"Oikogeneia" is a Greek word meaning "family."
There are two definitions that I find fitting for the topic I am currently writing about. For a long time, I believed that family was solely tied to blood relations, religion, school, and the like. However, it goes much deeper than that.
Family can be defined as the connection between individuals who share a kinship with each other.
Family can also be seen as a group of people who share common beliefs or engage in common activities.
These definitions resonated with me, revealing that family isn't solely about physical proximity, shared living arrangements, attending the same educational institutions, or worshipping at the same place. It transcends those aspects. Family constitutes a bond, a connection between people who hold similar values and work toward shared objectives. I use the term "common" because while their values and goals might not be identical, there exists a shared ground among them. This commonality is particularly evident in gangs.
Research in the fields of criminology and sociology has delved into the relationship between gangs and family dynamics. Gangs often offer a sense of belonging that might be absent elsewhere. The book "Gang Leader for a Day" by Sudhir Venkatesh offers insights into the relationships and interactions within a Chicago gang, highlighting how gang members frequently extend emotional and material support to one another.
Studies have indicated that individuals from dysfunctional or fractured families might be more susceptible to joining gangs as a means of finding belonging and identity. Research by Jody Miller, exemplified in her work "Getting Played: African American Girls, Urban Inequality, and Gendered Violence," explores how family circumstances can shape girls' involvement in gangs.
Certain studies propose that gangs provide social support and a sense of community for their members. These bonds often serve as substitutes for the familial support some individuals lack. Malcolm Klein's research, particularly his book "The American Street Gang: Its Nature, Prevalence, and Control," delves into the concept of gangs as "pseudo-families." He explores how the social bonds within gangs influence recruitment and retention.
While gangs might provide a form of support to their members, it's imperative to underscore the adverse consequences tied to gang involvement, including criminal activities, violence, and harm to communities.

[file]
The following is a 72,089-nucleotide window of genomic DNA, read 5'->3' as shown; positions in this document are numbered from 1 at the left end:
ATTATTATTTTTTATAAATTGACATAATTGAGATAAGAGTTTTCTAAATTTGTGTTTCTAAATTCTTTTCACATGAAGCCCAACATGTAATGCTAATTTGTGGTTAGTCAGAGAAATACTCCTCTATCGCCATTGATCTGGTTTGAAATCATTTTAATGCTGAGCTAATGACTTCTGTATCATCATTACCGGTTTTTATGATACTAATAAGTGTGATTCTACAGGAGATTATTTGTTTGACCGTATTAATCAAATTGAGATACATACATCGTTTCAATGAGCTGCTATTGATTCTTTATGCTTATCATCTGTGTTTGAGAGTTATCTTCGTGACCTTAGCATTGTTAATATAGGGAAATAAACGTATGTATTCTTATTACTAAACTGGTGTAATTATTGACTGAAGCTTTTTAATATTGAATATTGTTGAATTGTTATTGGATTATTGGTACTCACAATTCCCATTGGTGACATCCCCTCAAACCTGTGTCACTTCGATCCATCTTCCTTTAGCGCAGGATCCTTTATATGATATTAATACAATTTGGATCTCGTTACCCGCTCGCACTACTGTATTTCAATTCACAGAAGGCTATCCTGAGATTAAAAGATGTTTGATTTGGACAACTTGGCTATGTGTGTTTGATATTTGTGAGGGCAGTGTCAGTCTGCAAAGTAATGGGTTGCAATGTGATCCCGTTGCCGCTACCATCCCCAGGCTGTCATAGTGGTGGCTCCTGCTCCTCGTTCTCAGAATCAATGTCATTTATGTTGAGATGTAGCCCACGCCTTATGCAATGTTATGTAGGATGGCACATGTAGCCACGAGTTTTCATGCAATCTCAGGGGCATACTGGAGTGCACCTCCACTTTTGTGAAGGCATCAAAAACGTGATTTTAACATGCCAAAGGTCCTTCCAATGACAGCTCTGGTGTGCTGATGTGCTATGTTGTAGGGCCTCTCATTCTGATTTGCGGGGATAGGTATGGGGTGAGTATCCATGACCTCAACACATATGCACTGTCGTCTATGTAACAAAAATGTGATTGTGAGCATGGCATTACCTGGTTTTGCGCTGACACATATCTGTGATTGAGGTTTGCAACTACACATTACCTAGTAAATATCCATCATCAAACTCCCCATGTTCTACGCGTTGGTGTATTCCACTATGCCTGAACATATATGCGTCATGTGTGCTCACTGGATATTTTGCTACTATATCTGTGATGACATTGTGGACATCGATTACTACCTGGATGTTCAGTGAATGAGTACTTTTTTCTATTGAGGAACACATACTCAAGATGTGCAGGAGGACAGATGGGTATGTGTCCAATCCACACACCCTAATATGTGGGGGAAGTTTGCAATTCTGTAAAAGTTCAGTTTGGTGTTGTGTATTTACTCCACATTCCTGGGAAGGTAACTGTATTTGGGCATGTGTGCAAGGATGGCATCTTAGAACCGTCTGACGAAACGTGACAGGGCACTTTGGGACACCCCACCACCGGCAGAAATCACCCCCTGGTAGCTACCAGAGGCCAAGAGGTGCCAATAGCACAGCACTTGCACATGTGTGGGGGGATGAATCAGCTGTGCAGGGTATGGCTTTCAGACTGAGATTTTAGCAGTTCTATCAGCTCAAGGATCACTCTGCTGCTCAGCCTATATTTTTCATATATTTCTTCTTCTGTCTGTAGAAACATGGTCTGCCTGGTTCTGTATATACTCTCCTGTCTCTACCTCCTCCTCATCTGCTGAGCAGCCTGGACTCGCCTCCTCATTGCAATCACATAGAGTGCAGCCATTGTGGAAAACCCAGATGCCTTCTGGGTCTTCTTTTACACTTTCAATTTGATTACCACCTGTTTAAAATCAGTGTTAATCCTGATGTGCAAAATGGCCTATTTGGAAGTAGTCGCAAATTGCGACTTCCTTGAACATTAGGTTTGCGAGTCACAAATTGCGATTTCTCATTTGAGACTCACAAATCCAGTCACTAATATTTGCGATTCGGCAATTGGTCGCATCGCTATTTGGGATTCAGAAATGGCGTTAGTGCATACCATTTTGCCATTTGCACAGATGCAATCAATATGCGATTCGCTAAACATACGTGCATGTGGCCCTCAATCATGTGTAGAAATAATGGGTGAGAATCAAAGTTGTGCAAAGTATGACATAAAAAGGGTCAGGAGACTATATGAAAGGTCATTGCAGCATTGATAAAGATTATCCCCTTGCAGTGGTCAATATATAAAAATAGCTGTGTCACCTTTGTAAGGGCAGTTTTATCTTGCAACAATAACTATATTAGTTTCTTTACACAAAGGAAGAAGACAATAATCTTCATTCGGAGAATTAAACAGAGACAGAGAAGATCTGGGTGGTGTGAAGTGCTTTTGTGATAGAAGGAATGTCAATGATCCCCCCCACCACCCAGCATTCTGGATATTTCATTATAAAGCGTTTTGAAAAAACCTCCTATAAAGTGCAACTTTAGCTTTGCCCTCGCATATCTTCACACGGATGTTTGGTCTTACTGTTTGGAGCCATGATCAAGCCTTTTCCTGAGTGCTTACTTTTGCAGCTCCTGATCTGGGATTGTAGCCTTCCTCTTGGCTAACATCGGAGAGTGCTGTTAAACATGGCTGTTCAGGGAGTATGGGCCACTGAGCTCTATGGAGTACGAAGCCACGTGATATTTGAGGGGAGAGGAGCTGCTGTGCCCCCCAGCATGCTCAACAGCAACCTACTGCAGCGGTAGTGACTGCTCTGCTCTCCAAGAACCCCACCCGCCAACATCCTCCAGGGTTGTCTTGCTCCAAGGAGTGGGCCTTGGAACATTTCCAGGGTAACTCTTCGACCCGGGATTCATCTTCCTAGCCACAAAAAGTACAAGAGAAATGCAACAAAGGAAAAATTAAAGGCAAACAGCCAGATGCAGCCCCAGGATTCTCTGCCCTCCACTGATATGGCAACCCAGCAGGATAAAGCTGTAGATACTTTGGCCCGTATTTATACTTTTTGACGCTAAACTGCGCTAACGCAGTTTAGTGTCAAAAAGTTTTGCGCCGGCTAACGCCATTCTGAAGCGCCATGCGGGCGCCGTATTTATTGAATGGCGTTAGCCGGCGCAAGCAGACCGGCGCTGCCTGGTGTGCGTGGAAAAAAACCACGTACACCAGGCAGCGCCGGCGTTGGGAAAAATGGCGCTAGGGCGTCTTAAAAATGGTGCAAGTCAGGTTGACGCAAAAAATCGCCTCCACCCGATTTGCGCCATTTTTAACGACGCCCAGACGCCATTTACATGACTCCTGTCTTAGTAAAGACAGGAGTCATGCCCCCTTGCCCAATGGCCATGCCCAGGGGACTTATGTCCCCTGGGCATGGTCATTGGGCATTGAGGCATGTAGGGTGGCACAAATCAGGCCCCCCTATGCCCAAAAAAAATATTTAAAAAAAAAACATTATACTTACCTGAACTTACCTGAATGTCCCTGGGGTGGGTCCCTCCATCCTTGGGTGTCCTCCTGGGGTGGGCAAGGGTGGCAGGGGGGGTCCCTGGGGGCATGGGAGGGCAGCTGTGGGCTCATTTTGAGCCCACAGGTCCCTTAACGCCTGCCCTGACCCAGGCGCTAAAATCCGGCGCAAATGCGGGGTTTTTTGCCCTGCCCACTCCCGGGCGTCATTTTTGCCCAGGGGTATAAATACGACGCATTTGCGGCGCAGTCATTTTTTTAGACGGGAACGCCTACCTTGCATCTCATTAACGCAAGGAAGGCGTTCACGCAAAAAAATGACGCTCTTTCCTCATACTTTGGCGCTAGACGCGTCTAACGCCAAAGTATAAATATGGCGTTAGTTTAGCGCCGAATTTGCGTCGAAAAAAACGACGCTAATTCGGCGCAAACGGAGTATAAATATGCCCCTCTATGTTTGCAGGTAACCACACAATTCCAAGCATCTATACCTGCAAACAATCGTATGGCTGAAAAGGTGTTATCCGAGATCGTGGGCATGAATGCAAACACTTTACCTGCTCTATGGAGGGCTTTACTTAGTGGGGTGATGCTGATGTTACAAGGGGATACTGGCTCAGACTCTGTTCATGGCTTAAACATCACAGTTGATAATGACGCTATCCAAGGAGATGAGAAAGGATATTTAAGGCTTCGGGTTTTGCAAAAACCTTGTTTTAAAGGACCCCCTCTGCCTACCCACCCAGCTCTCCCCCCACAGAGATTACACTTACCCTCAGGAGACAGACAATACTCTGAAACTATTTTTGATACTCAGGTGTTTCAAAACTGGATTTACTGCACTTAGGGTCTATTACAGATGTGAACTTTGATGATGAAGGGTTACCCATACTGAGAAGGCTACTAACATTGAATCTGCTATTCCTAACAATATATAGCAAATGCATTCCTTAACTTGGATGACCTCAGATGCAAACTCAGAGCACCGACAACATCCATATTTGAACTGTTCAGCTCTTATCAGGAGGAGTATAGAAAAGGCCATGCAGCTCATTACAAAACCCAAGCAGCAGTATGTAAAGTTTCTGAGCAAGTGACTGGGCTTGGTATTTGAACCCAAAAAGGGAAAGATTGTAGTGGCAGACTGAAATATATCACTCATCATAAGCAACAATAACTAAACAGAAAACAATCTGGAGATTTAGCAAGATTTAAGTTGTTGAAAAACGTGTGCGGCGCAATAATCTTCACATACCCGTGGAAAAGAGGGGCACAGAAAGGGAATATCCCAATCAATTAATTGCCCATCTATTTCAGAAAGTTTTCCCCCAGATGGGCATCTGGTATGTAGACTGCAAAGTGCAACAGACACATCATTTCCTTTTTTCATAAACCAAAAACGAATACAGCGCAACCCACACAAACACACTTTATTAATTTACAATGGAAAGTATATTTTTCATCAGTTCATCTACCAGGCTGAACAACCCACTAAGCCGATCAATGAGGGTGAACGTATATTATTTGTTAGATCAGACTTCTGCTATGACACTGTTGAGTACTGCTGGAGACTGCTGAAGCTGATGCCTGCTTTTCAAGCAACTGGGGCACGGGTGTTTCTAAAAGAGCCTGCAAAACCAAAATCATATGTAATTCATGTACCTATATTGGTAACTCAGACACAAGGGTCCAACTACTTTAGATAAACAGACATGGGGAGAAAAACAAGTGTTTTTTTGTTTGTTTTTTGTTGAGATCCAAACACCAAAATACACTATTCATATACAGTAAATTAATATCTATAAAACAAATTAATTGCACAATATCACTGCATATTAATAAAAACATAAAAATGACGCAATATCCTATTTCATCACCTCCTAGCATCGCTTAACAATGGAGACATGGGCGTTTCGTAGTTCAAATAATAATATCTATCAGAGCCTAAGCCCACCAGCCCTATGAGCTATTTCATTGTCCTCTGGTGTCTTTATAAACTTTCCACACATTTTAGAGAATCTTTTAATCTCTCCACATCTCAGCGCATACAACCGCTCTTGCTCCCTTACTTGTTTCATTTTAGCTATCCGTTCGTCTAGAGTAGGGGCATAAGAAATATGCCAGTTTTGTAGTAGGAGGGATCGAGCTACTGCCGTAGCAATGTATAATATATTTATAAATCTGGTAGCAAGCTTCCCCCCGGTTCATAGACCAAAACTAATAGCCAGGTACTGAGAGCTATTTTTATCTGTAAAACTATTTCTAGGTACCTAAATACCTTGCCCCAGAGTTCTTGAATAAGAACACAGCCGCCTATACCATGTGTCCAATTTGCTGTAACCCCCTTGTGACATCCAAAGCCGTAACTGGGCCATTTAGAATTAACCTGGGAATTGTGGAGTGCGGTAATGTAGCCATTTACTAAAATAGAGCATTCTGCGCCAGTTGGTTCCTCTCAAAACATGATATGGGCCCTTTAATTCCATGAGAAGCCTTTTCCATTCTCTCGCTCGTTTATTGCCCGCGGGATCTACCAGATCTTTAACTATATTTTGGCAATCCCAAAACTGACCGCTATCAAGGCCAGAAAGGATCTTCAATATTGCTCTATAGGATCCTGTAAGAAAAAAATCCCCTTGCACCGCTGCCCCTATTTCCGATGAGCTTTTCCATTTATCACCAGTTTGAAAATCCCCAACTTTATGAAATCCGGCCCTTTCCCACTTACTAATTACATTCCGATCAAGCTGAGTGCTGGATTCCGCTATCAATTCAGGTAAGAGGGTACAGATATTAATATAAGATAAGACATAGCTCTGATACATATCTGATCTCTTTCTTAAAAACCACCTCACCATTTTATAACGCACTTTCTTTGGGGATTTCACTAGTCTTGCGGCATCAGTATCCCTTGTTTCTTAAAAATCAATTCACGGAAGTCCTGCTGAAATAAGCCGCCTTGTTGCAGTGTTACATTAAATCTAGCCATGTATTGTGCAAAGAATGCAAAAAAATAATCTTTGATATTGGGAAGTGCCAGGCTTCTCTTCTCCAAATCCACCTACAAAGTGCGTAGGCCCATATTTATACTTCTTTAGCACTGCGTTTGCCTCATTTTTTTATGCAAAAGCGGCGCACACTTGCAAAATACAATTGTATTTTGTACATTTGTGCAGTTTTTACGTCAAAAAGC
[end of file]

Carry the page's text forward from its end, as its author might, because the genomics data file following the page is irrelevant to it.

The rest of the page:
The research on gang families sheds light on the reasons individuals might distance themselves from their biological families, schools, religions, or other groups they belong to. As the Bible says, "Beloved, if God so loved us, we ought to love one another."
Hence, a new definition of family emerges: it comprises an assembly of imperfect individuals united by shared goals and values, offering unconditional love to one another. Love stands as the primary criterion for any family. During challenging times, who remains steadfast beside you? Who holds your hand, even in the face of the gravest mistakes?
In moments of vulnerability and loneliness, the presence of family becomes essential. When you yearn for someone to talk to and find solace in, family steps in. Although it might be easy to dismiss such moments, a person's constant care and concern often lead to unexpected bonds, sometimes even with the wrong individuals. Family extends its care, even when you are reprimanded. There will always be people who stand by you and refuse to let you tread the path alone.
During periods of despair, family acts as a shield, lifting you up. They don't offer support from a distance; they don't necessarily have to bear the consequences of your actions alongside you but tey stand by you nevertheles. Any relationship (family) that fails to aid your personal growth, requiring you to become better on your own and face tumultuous times alone, does not meet the standards of family. The standard for family is God's love – an unwavering, unconditional love.
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